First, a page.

DVD Reviews: Faboo & Fab-Not
We watch a LOT of movies. I’m not a big movie fan, and when I want one, I’m perfectly happy to throw in a tired copy of something I love and have seen 14 times. But Dearest is always on the hunt for something new; hence, I see a LOT of movies. He often picks them, and he’ll watch anything, so I feel like I can offer an unbiased assessment of a fair range. Isn’t that nice of me?
Listed in alphabetical order, as I remember them.
Before the Devil Knows You’re Dead: Bad title — a little too reminiscent of The Devil Went Down to Georgia and banjo picking, with which it has nothing in common. The story, however, is inspired, and the acting (Philip Seymour Hoffman (is he EVER bad?), Ethan Hawke, Albert Finney and Marissa Tomei) is superb. This isn’t a movie that makes you feel good or erases the strain of the day; it’s more in the vein of Igby Goes Down, a family favorite around here. But you’ll be glad you watched it, and the ending is one you’ll remember.
Before Sunrise: What is it about this movie? I’ve heard two men say it’s a favorite. Personally, I love a romance. Personally, I love a talky, hypothetical, heady film. I didn’t like this. Men generally don’t go for either, so why this one? Admittedly, Julie Delpy is gorgeous and alluring; sadly, Ethan Hawke is not. Score one for the guy audience. I can see this as a fantasy: American Boy and French Coquette meet on train, jump off together for one night in Vienna — what’s not to like? I didn’t feel the chemistry, the dialogue seemed contrived, and the editing sucked. I spent most of my time wondering what she had done with the gargantuan flannel shirt she wore tied around her waist in half the scenes, and seemed to have tossed in the other half. That thing would have clothed a horse. There were a few good lines, but not good enough to remember. I was bored.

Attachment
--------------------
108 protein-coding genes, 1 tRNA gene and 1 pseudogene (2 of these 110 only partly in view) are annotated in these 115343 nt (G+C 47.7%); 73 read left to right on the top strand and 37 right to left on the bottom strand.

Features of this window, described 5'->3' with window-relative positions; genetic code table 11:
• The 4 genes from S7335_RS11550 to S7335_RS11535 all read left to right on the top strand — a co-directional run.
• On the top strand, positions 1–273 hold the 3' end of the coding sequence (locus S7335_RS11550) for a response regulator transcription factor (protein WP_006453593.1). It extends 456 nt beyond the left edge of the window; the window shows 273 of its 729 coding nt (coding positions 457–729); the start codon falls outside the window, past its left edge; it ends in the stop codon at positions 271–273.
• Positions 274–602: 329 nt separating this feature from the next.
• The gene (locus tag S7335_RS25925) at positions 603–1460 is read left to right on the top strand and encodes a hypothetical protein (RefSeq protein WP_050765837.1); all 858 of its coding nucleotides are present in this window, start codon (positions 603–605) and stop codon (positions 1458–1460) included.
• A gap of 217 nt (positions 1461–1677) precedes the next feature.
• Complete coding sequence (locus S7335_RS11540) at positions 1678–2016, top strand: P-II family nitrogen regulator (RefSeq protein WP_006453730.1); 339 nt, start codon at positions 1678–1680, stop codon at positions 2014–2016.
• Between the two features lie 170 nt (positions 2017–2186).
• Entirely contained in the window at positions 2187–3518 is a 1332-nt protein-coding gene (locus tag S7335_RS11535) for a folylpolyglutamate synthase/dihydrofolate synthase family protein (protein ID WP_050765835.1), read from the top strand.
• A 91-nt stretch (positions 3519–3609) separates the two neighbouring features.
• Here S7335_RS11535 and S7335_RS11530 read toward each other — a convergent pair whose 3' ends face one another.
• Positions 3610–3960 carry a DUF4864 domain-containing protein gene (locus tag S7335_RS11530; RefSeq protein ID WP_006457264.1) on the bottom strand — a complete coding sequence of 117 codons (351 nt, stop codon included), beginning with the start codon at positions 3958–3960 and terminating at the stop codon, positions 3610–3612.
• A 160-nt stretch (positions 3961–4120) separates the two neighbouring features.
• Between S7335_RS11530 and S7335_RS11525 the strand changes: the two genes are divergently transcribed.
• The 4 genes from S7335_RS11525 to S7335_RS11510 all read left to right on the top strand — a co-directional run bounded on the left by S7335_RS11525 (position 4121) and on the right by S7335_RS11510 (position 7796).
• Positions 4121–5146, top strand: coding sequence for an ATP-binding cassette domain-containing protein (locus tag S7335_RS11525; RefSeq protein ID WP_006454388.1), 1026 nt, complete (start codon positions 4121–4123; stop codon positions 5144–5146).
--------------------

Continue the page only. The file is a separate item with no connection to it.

Reason to Watch: A few nice shots of Vienna; an hour and a half of plum-lipped Julie Delpy.
Reason to Pass: Good Looking Strangers with Instant Attraction and One Night Together? How can you screw that up?
Brick. Good kid wrestles with the subculture in this movie set in a Southern California high school. The twist is the film noir aspect, excellently executed. Most pleasant surprise is the performance of Joseph Gordon-Levitt, the kidlet on Third Rock from the Sun — 100% compelling.
The plot line doesn’t fall close to your average-day-in-high-school, and I can’t say the film made it believable, but perhaps it wasn’t really meant to be. But neither does it play down to high school level; the dialogue is meaty, referential, and intelligent, albeit sprinkled with terms outside my usual frame of reference. Watching Gordon-Levitt deliver them was like watching one of those guys who juggles plates on a 10 foot pole balanced on the end of his nose, except a lot more fun.
Reason to Watch: Gordon-Levitt’s exceptional performance; Emilie de Ravin as a quick-fix for Losties; slang updates.
Reason to Pass: Expect to pay close attention and use your rewind button a bit. Closed-captioning was a must for this movie. Only a bit of violence, but gory.